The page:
We may get angry and frustrated, but there is a reason to carry on.

We work our asses off to make ends meet, stay healthy, maintain a house. All this effort and energy put in to no avail. We stay within the rules, we pay our dues, we ‘do the right thing’, and yet it is so frustrating to see other people around us take shortcuts, get away with it, and trot along to their wonderland with not a care in the world.

I think this way sometimes – probably too much. It makes me frustrated when people cheat and still win. It pisses me off when they steal and profit off of it. But after a while I become content. And here is why.

When I lay in bed at night and review my day, I know I have done good. I’ve gone about my day and my life as best I can. I’ve helped other people, my wife, my children. I’ve deepened relationships. I’ve shown respect. I’ve shown leadership. I’ve made a positive difference in someone’s day. I’ve stayed true to my values and morals.

My life has gotten richer, deeper, and more meaningful without the need to steal, cheat, or lie.

I may not have gained a load of money, got a major discount on a product, or even have the kids stop fighting for a day. But I got an overload of experience. I got to experience time with my boys. Time to teach them right from wrong. I was healthy enough to walk outside and breathe in the fresh air after the rain. I made a difference.

And there is still tomorrow.

Tomorrow brings further opportunities. More time to spend with the people we love. More discoveries. More everything.

Tomorrow will allow us to improve, to be better, to gain more meaning in life than the shortcut taker, the cheater, and the thief. They will need to deal with their own conscience when their time comes.

[Featured image: RayBay]

The Power Of Human Interaction

While on the train commute home the other day, I chatted the entire ride with someone I worked with a few years ago. We are more acquaintances than friends. Even when we worked together we never socialised about anything outside of work. This train ride was more personal, and it felt good. It felt real. I discovered a bit more about him, his family, and his goals. He, in turn, discovered the same with me.

I felt a sense of accomplishment when getting off the train. A sense that something good had happened. I realised this is how I felt after every good conversation, how we all feel after a good conversation with someone.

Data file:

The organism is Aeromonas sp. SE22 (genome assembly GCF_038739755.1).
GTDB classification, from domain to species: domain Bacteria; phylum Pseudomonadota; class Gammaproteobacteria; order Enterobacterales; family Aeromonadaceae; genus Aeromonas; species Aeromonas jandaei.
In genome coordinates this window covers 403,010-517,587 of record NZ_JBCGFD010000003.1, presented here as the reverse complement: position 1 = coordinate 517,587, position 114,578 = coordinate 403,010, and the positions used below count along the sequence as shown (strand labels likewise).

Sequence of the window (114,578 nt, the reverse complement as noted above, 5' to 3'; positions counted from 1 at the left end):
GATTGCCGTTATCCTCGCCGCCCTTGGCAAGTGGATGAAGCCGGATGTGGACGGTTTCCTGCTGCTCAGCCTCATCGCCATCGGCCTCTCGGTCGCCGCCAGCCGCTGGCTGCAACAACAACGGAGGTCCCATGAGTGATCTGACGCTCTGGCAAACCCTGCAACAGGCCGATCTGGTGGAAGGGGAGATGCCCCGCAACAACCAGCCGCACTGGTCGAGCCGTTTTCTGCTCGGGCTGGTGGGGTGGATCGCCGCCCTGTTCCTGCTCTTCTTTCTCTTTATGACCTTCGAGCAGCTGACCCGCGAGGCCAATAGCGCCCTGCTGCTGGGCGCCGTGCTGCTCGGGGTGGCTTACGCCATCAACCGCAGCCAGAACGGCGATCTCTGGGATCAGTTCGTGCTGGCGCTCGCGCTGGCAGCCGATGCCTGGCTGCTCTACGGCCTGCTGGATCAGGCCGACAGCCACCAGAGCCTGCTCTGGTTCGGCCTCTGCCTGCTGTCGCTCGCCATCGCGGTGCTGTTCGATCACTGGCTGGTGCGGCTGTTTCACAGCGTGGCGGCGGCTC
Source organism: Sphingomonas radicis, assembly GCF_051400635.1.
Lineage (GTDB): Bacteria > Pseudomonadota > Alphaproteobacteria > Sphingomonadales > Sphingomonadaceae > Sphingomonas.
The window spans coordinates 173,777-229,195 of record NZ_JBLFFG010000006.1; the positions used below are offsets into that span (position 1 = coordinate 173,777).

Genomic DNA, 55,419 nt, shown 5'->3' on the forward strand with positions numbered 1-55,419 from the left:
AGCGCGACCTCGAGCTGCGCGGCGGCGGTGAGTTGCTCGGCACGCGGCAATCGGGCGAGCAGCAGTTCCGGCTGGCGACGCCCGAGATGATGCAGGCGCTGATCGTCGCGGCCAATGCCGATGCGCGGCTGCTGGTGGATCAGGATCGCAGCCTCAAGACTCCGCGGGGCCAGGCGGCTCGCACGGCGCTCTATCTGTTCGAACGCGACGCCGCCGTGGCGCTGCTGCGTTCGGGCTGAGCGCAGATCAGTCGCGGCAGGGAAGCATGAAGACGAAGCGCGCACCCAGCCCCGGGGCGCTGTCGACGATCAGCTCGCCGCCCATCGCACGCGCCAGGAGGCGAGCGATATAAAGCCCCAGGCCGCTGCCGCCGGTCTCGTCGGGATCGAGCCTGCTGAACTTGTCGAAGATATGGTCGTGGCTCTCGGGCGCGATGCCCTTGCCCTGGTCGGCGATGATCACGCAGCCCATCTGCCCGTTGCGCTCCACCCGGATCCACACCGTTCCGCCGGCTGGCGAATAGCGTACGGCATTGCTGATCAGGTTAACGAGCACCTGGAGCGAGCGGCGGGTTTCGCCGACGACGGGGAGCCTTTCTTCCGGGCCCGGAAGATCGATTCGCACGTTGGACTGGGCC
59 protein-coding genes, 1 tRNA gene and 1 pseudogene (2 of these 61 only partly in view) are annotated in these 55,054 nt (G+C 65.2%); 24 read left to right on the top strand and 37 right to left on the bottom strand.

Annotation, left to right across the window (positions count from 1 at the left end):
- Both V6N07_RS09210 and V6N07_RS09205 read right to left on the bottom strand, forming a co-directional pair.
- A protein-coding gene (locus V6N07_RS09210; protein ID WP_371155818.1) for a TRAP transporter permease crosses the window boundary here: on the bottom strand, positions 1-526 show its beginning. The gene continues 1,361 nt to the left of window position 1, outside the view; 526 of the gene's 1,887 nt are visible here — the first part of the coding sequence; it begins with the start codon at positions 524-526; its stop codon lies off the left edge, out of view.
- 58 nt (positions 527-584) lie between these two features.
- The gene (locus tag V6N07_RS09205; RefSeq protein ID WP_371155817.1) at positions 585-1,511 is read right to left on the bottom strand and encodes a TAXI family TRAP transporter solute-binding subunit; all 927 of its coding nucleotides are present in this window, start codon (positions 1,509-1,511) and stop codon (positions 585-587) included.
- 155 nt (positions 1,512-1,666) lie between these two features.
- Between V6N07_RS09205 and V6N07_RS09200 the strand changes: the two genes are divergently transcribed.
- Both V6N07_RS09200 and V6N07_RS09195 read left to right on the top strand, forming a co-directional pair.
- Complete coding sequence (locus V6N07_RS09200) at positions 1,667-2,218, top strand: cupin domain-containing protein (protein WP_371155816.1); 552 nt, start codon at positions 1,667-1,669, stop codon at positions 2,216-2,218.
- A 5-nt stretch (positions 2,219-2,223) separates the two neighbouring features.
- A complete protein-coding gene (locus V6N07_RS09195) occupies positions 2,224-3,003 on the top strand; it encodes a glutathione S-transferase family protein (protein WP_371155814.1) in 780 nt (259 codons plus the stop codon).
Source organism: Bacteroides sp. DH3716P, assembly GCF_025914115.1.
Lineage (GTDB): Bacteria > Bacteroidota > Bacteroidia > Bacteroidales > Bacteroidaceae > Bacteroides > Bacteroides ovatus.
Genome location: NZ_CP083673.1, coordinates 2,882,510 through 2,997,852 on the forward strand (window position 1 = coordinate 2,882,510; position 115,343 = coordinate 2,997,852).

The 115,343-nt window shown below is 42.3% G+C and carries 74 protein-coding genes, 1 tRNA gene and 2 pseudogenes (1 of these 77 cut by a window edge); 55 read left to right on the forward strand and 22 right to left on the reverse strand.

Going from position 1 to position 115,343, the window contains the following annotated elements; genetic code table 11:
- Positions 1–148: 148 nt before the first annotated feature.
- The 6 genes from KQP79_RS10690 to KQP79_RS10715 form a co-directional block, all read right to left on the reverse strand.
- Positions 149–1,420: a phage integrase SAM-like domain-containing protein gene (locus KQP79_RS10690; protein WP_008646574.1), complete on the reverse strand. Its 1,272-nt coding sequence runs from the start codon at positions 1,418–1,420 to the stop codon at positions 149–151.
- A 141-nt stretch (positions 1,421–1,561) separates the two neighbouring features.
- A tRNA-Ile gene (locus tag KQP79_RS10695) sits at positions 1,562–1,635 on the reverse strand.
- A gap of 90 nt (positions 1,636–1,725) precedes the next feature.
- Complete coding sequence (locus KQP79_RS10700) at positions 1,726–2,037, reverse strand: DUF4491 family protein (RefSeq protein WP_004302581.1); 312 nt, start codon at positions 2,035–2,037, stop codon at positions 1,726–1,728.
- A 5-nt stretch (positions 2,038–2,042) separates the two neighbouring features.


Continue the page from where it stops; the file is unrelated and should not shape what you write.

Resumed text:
The proliferation of digital communication has caused our world to be riddled with inconsistent conversation, meaningless memes, and other crap that doesn’t add value to our lives. Whether that communication is email, social media, or text message, society has become used to hiding behind these communication channels putting on a pseudo-image of themselves, rather than the real thing.

I know I have drifted every now and then over to the dark side of pseudoism, whereby I would rather hide behind a digital screen or a certain perception I gave on Facebook. I would rather send an email to a person who works on the same floor as me, or text a 3-page essay on my phone. It somehow felt safer to use digital communication.

I am a big fan of social media. It certainly adds another perspective to a relationship. But the digital aspect should only be an addition to the real-world relationship. It should not be the only means of communication – especially if the person is in the same office or house as you. Hell, digital communication should not be the sole medium if you are in the same city.

Invite said person for a coffee and talk. Talk about anything. You could even use the updates you’ve seen on Facebook as a conversation starter.

That conversation on the train ride home I mentioned earlier really helped me understand that the people here, right now, are the ones that matter. The people you can see, touch, hear, and interact with are the ones to put your energy into. They are the ones that will bring you through the tough times. They are the ones that you can experience life with.

Coffee, dinner, movies, concerts, good old barbeques in the backyard. Life experiences with people in the real world is where the action happens. And that is exactly where you need to be. To laugh, cry, argue, high-five, pinkie swear – whatever it is that will help you build the relationships around you.

Next time you are out with a friend, or friends, don’t worry about your phone. Ignore the Facebook notifications, or the Twitter alerts coming through. You have someone sitting right in front of you who can give you the interaction you want. The human interaction you need.

There is so much more benefit when having a real conversation with people. Body language, nuances in a joke, touch, even the surroundings add to the situation. Typing on the keyboard simply does not match up. And there is no way that it ever will.

The exception to this is ‘what about people on the other side of the world’. Well, that is also completely feasible, but it’s a completely different type of relationship. All you are communicating with is a bunch of sporadic social media updates (and maybe a few emails too).

No real conversation. No undertones. No experiences.

I’m not saying a digital relationship is a bad relationship. My family and lifelong friends are on the other side of the planet (literally). I am building new relationships through Facebook and Twitter that I hope will develop into longer term ones.

But at the end of the day, no relationship is complete until physical presence is obtained. No existing relationships will keep their meaning unless physical presence is maintained. It is sad. But that is human nature.

We are beings yearning for physical interaction.

Who is that someone that you have been meaning to contact for a while now? Pick up the phone, send a text, or send a Facebook message, and invite them out for a coffee and a chat.

[image: Flickr user Guian Bolisay]

All articles